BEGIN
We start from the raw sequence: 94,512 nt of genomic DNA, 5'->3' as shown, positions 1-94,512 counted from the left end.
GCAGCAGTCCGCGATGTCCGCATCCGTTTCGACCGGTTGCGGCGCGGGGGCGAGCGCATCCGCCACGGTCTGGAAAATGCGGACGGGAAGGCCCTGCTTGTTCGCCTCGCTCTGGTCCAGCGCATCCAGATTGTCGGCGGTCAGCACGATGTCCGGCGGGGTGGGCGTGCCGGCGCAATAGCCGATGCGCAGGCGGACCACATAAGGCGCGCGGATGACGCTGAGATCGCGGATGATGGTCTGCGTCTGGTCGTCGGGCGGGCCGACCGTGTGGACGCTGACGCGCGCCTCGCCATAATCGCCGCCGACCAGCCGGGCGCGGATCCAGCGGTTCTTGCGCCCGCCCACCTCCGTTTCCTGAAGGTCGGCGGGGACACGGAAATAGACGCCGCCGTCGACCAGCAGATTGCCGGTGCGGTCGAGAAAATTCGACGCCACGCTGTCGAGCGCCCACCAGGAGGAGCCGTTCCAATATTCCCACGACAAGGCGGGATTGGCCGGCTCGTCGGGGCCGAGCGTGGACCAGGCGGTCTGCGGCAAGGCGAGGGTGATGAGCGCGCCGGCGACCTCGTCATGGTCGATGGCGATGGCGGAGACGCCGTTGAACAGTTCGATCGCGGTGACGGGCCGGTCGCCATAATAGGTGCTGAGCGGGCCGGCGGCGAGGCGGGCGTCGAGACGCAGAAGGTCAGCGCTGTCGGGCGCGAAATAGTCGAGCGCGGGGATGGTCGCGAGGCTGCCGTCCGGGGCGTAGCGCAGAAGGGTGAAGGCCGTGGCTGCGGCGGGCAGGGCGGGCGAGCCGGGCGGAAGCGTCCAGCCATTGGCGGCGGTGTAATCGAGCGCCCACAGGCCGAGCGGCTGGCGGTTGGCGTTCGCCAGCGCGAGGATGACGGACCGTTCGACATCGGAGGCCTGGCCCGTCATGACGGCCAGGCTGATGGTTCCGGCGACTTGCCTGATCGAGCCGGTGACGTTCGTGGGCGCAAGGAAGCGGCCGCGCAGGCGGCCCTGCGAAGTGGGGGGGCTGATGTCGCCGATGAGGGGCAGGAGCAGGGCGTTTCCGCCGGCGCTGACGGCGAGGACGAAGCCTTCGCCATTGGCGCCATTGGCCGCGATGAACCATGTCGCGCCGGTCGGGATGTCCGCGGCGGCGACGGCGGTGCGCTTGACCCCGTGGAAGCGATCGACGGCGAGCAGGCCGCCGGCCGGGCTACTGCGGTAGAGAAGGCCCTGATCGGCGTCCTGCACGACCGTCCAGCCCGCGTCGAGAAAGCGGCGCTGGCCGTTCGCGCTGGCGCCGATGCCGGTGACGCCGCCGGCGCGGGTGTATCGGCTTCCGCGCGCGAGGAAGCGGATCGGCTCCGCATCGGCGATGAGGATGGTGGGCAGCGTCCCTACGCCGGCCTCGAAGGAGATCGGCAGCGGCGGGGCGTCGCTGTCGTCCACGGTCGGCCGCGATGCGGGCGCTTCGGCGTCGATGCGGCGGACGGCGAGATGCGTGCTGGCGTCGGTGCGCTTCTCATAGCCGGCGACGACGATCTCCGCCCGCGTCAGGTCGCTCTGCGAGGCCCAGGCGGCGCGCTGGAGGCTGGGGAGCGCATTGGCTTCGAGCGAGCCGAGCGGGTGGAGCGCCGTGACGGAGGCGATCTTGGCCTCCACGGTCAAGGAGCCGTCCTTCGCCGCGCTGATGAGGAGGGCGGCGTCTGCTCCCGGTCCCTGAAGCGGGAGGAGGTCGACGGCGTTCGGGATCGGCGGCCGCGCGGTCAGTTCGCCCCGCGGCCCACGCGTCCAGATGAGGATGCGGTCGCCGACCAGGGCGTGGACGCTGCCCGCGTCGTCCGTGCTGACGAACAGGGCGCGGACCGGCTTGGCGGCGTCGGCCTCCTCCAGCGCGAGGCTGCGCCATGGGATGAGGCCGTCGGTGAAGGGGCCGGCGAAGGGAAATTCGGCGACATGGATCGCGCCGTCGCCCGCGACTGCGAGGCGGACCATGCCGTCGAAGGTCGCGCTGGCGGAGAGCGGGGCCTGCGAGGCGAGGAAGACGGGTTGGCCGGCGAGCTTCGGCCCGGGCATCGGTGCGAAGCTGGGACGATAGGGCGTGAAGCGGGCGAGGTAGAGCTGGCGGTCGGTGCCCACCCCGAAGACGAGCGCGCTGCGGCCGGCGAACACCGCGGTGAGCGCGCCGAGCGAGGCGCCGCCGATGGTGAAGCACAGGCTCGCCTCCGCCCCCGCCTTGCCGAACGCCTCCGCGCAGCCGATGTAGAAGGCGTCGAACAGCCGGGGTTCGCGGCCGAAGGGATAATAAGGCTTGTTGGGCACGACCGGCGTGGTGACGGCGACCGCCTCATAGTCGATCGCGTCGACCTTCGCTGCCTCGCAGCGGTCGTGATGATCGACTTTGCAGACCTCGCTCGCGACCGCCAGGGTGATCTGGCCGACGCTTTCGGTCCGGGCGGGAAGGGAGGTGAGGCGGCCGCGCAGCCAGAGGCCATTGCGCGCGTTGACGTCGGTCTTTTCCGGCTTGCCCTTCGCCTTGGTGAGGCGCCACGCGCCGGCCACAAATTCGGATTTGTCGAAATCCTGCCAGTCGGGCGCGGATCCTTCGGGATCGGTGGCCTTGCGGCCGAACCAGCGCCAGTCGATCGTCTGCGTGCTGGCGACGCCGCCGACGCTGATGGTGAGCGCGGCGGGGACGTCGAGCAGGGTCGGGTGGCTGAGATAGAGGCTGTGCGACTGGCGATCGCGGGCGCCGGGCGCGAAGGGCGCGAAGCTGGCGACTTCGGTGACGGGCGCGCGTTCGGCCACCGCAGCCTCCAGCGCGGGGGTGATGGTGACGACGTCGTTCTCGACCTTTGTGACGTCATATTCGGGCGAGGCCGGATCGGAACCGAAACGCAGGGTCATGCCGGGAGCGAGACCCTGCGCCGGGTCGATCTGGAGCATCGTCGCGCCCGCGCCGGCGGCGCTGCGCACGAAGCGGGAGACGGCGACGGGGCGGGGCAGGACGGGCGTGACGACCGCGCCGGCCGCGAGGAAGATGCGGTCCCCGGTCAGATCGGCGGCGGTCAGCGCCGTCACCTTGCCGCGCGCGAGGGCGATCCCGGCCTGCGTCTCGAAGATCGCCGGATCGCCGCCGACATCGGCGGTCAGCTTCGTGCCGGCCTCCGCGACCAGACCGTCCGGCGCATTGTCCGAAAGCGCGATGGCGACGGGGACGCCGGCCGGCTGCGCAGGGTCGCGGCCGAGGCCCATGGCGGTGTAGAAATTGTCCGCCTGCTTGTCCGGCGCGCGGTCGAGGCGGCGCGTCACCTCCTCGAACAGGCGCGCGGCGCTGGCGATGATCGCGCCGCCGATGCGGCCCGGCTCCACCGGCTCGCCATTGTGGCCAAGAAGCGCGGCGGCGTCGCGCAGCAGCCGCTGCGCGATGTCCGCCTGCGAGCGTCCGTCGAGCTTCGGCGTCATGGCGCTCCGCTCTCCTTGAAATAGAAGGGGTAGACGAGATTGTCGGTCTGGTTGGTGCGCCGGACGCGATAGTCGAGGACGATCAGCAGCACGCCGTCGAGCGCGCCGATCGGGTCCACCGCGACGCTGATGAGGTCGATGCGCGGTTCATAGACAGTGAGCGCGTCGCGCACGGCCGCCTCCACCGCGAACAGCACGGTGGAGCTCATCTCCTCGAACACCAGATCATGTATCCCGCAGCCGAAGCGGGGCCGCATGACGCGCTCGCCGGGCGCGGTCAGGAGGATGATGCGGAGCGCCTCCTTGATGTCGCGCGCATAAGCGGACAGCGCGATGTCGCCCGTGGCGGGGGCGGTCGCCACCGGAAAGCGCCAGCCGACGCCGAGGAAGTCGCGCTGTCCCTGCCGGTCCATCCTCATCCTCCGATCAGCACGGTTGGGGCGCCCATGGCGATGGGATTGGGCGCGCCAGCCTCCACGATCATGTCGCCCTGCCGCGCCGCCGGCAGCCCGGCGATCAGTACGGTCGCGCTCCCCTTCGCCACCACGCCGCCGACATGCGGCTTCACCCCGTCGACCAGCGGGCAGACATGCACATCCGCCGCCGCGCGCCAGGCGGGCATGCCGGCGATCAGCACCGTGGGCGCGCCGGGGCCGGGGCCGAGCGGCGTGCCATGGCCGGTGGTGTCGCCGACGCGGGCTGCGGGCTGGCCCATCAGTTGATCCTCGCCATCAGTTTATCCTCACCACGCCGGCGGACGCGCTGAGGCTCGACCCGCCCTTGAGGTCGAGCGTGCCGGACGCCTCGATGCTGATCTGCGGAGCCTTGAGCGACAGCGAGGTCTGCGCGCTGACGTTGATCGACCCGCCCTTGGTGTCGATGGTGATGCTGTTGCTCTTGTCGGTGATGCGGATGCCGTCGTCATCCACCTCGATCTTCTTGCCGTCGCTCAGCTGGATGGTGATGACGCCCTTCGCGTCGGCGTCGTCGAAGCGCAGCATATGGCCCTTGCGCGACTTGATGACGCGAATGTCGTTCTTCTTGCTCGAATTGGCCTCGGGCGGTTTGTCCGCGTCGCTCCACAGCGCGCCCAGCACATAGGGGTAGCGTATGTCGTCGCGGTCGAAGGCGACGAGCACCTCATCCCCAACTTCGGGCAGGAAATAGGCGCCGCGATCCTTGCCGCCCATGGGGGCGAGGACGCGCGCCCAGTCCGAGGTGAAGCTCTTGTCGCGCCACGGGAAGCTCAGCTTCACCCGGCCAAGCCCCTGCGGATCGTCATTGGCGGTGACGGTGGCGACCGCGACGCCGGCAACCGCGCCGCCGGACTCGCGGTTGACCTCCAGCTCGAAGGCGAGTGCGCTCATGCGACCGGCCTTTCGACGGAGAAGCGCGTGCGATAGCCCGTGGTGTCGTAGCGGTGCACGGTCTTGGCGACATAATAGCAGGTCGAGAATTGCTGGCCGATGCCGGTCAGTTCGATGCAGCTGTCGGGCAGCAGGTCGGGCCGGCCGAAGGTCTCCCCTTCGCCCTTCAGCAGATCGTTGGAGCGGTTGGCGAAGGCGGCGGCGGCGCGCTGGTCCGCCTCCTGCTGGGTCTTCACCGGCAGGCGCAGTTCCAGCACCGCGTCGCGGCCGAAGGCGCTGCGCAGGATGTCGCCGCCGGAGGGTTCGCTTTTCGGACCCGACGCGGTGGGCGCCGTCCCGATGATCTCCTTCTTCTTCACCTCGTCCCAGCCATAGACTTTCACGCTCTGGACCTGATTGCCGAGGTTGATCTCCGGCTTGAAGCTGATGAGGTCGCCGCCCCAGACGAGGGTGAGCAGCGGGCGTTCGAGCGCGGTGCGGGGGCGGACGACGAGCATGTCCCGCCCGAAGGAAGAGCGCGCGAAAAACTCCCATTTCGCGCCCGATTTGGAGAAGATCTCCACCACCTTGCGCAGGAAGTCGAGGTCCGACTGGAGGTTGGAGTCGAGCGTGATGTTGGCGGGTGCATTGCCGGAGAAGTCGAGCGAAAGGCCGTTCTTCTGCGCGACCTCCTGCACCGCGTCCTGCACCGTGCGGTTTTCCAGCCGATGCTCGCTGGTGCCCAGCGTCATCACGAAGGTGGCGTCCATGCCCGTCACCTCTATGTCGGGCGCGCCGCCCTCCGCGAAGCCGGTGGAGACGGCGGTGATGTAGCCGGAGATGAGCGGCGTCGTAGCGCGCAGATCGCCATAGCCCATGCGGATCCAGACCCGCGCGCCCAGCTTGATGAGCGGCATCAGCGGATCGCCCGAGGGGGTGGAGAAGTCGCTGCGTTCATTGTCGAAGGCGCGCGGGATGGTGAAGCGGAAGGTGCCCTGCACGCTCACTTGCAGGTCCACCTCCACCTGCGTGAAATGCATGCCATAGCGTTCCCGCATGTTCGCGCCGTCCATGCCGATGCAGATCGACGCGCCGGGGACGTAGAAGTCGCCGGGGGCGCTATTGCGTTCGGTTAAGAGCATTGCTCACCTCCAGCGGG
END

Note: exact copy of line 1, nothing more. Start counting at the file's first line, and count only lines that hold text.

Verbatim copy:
We start from the raw sequence: 94,512 nt of genomic DNA, 5'->3' as shown, positions 1-94,512 counted from the left end.